Report on the 9 December, 2014 session ~ "Art Writing" ~ with Maria Fusco, Reader at Edinburgh College of Art and Christa-Maria Lerm Hayes, Professor and Chair of Modern and Contemporary Art History at the UVA.
The APRC public launch took a special focus on the relation between art and writing from different perspectives. Writing considered both as art practice and as an essential element in research constitute a space with the capacity to introduce creative methods in practice-led research. Two exceptional guests accompanied us this evening: Maria Fusco, writer and editor of numerous publications and projects, among which the journal for experimental writing The Happy Hypocrite. Maria is a Senior Chancellor's Fellow-Reader at the University of Edinburgh and previously Director of Art Writing at Goldsmiths, University of London. And Christa-Maria Lerm Hayes, writer and curator whose research interests focus on word and image studies. She is Professor of Modern and Contemporary Art History at the University of Amsterdam and previously Professor of Iconology at the University of Ulster, Belfast (Northern Ireland).
The evening started with an introduction by DAI’s director, Gabriëlle Schleijpen, followed by a presentation of APRC’s upcoming programme, goals and structure by Florian Göttke and David Maroto. Maria Fusco then read her book With A Bao A Qu Reading When Attitudes Become Form (2013), an experimental literary space where Jorge Luis Borges’s fantastic being and Harald Szeeman’s Documenta meet. Christa-Maria Lerm Hayes spoke about her curatorial project Convergence: Literary Art Exhibitions (Belfast, Limerick 2011), which explored the connections of writers like Joyce, Beckett, Kafka and Sebald with contemporary art practice. Maria and Christa-Maria were joined by Florian and David to continue the conversation opened by their presentations in a round table discussion.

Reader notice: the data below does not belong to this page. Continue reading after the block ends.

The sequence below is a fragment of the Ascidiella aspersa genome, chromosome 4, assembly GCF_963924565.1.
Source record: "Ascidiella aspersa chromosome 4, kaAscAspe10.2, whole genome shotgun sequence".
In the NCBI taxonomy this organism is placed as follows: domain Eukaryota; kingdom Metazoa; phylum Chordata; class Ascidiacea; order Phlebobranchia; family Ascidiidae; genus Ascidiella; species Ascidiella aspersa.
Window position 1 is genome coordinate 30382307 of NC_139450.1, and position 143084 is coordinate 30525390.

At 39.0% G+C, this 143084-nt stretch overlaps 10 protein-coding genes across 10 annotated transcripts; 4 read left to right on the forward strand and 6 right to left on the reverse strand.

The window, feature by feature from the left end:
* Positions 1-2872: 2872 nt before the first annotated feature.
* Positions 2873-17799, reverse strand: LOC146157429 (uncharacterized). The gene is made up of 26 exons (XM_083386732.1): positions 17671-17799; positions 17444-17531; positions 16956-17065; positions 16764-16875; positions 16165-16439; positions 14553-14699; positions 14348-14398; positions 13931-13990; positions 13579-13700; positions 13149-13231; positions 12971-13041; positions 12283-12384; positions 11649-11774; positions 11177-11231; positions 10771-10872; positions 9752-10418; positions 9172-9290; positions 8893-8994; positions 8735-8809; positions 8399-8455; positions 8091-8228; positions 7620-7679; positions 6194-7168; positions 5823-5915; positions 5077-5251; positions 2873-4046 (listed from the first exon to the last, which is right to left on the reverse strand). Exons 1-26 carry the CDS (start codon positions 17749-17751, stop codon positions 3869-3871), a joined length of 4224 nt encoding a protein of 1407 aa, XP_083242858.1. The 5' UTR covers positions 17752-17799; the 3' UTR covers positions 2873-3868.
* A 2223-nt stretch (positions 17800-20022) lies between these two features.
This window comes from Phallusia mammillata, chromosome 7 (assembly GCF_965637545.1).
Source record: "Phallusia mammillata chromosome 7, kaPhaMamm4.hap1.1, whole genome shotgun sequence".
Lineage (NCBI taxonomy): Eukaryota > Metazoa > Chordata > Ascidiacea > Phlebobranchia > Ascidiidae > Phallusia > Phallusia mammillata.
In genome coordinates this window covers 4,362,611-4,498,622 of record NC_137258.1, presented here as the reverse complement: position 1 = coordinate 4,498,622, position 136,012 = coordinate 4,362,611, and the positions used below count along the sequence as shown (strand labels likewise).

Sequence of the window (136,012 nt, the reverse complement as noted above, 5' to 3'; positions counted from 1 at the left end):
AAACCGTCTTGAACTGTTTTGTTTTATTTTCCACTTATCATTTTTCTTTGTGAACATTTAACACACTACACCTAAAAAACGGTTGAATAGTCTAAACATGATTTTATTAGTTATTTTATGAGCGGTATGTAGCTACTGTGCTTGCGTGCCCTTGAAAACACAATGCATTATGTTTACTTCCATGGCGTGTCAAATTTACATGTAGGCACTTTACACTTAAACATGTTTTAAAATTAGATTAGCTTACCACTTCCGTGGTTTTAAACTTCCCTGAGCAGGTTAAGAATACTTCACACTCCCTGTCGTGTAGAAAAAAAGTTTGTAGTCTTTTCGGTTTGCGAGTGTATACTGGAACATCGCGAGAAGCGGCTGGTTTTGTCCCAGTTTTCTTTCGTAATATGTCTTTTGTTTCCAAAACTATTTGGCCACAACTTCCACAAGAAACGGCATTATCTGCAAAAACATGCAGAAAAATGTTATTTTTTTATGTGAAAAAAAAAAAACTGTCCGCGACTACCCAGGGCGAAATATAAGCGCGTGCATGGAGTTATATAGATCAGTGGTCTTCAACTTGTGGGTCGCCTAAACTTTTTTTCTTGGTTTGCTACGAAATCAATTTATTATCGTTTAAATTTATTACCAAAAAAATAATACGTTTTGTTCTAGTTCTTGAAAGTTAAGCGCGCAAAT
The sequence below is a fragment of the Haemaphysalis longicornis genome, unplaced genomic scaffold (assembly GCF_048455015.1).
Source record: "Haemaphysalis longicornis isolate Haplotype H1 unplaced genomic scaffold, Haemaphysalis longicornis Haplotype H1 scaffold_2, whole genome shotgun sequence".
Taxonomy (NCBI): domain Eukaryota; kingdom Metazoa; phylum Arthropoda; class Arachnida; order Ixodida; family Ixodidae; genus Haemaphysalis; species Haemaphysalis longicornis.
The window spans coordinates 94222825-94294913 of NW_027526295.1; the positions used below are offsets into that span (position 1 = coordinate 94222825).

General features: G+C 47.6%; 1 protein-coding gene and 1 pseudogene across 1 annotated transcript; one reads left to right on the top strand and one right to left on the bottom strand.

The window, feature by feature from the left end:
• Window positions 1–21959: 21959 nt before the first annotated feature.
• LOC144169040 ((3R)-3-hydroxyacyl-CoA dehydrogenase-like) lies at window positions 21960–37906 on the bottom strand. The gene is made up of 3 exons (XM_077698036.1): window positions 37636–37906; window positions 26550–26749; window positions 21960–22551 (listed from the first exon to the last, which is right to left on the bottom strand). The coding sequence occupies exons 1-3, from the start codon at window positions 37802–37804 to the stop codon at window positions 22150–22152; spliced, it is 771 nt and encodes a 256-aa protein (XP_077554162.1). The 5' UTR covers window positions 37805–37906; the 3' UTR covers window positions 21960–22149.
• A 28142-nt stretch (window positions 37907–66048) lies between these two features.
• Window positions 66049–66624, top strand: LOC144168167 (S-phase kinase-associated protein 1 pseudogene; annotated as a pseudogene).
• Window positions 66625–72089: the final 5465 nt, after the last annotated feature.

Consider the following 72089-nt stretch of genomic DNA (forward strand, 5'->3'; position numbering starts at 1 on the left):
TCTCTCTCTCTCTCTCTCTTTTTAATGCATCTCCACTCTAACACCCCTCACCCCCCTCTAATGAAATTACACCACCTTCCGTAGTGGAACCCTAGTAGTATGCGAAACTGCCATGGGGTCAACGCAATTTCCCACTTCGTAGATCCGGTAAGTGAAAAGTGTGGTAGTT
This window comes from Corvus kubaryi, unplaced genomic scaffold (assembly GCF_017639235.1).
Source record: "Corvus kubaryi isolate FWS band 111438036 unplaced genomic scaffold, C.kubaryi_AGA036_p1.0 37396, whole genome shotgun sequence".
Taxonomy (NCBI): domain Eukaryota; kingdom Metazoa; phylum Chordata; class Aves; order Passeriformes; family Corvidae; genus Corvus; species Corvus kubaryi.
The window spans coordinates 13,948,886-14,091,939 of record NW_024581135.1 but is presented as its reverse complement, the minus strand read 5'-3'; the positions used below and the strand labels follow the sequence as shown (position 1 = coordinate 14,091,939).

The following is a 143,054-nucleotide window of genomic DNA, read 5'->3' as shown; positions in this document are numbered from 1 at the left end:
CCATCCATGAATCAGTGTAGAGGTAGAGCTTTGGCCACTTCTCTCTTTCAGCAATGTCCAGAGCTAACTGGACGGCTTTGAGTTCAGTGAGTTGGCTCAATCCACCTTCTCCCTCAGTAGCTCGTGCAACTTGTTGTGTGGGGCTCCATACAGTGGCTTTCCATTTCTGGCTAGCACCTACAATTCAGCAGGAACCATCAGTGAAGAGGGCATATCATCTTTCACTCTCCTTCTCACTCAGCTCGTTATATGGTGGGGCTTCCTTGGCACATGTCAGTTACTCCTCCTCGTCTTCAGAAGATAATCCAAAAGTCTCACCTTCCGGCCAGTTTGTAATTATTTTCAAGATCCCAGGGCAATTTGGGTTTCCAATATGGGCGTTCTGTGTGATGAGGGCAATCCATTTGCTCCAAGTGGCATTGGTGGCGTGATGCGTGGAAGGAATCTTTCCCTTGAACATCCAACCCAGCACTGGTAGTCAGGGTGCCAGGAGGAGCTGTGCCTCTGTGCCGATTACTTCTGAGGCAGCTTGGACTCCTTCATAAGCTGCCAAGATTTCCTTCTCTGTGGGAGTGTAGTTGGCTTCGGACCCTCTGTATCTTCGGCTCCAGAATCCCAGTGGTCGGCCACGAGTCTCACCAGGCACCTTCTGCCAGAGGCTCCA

Maria Fusco: Reader at Edinburgh College of Art, University of Edinburgh.
Christa-Maria Lerm Hayes: Professor and Chair of Modern and Contemporary Art History at the University of Amsterdam.